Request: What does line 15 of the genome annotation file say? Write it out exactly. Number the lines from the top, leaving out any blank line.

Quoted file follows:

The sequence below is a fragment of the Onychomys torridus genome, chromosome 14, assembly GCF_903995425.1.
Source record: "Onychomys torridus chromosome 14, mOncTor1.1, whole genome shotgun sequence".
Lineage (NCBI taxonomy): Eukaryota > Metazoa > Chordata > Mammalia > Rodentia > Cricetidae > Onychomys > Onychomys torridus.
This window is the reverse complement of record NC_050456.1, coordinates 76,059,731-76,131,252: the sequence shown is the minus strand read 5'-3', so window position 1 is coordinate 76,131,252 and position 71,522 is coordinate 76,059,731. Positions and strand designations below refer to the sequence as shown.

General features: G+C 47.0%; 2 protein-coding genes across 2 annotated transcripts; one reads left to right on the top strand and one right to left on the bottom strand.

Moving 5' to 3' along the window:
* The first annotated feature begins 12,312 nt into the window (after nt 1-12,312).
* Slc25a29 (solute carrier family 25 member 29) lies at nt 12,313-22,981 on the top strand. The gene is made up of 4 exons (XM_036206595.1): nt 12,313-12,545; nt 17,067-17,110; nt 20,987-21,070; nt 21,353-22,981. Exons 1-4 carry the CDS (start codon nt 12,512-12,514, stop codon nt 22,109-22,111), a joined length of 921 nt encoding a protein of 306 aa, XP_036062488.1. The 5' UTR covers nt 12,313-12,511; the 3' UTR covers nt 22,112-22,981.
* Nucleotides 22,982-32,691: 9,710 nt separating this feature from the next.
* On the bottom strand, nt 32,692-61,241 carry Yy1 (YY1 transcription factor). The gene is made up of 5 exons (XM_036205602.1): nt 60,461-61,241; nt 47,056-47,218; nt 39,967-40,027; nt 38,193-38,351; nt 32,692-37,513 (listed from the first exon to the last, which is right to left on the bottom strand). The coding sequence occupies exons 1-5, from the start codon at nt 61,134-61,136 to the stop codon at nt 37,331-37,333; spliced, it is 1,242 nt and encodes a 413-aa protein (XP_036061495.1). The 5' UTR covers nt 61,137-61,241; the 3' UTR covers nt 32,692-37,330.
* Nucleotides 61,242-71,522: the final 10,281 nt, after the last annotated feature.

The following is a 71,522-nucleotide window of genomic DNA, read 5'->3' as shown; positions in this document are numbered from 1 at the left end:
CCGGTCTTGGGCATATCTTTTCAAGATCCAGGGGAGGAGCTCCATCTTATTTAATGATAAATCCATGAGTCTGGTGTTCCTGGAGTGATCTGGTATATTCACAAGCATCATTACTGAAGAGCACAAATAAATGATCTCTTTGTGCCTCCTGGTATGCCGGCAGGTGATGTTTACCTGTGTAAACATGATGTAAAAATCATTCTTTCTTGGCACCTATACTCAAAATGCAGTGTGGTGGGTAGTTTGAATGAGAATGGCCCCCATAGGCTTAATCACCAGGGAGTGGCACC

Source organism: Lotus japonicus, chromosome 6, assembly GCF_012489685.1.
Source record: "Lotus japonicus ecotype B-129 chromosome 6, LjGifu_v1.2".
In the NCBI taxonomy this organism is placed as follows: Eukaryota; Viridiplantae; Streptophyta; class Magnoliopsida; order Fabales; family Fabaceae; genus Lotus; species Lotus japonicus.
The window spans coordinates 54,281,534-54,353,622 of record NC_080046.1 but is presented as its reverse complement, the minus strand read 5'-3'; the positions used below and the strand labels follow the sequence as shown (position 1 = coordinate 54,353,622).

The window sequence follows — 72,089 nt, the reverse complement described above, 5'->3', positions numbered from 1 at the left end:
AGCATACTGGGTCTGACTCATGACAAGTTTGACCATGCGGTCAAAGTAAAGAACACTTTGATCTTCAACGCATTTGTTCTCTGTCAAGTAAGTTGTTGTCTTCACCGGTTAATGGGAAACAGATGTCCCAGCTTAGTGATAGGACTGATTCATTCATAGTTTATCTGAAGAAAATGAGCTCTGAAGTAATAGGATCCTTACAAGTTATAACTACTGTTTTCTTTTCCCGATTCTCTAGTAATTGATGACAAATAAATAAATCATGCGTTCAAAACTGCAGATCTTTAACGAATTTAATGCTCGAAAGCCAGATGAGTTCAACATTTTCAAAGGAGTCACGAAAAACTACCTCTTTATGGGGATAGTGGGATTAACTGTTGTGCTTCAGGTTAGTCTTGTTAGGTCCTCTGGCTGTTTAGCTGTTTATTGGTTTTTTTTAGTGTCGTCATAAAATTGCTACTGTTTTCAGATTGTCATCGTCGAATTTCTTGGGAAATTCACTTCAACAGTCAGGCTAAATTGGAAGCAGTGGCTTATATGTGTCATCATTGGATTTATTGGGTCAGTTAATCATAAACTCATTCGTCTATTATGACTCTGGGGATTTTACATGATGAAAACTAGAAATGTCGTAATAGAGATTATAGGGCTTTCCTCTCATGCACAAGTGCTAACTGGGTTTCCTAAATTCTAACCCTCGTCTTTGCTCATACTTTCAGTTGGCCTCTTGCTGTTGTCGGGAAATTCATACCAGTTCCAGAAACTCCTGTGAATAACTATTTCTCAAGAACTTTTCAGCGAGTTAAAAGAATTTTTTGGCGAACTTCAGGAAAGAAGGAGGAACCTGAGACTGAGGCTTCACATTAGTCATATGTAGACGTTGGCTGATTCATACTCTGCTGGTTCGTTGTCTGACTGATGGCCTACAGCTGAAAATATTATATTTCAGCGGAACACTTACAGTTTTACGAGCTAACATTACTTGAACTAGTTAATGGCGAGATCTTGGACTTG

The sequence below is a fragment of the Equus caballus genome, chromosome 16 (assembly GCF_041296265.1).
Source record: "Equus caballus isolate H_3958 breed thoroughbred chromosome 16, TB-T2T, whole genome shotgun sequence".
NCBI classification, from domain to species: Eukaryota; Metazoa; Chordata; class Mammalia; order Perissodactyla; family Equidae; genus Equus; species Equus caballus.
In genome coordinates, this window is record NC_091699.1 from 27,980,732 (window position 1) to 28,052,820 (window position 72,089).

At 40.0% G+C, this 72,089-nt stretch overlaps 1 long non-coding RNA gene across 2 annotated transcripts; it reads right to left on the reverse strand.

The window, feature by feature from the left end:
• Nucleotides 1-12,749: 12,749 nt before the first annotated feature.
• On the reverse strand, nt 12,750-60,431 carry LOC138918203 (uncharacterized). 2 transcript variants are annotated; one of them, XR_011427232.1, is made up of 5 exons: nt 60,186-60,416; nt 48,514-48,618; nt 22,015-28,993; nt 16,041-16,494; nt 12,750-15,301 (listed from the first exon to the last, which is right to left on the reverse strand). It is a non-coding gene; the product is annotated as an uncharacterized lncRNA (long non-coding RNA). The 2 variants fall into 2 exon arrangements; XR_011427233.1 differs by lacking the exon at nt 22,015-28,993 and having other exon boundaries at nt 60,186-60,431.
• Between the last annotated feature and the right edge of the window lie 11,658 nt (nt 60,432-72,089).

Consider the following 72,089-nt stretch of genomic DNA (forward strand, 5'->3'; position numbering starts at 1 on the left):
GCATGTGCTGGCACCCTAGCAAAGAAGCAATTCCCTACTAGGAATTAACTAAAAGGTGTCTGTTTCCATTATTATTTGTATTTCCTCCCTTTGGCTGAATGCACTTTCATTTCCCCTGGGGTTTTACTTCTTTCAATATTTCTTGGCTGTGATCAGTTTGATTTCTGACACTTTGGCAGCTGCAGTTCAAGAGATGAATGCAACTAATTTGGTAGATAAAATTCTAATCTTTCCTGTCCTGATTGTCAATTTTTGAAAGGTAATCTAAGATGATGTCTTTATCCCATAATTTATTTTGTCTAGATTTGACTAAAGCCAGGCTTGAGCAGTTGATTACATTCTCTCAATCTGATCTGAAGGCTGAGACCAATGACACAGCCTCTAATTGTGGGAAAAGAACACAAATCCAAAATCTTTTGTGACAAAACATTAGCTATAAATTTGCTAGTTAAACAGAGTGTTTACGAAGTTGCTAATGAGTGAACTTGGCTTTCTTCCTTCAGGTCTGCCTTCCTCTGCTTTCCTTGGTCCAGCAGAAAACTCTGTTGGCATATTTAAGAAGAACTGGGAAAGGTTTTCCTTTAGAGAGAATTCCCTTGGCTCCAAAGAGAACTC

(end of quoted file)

Source record: "Lotus japonicus ecotype B-129 chromosome 6, LjGifu_v1.2".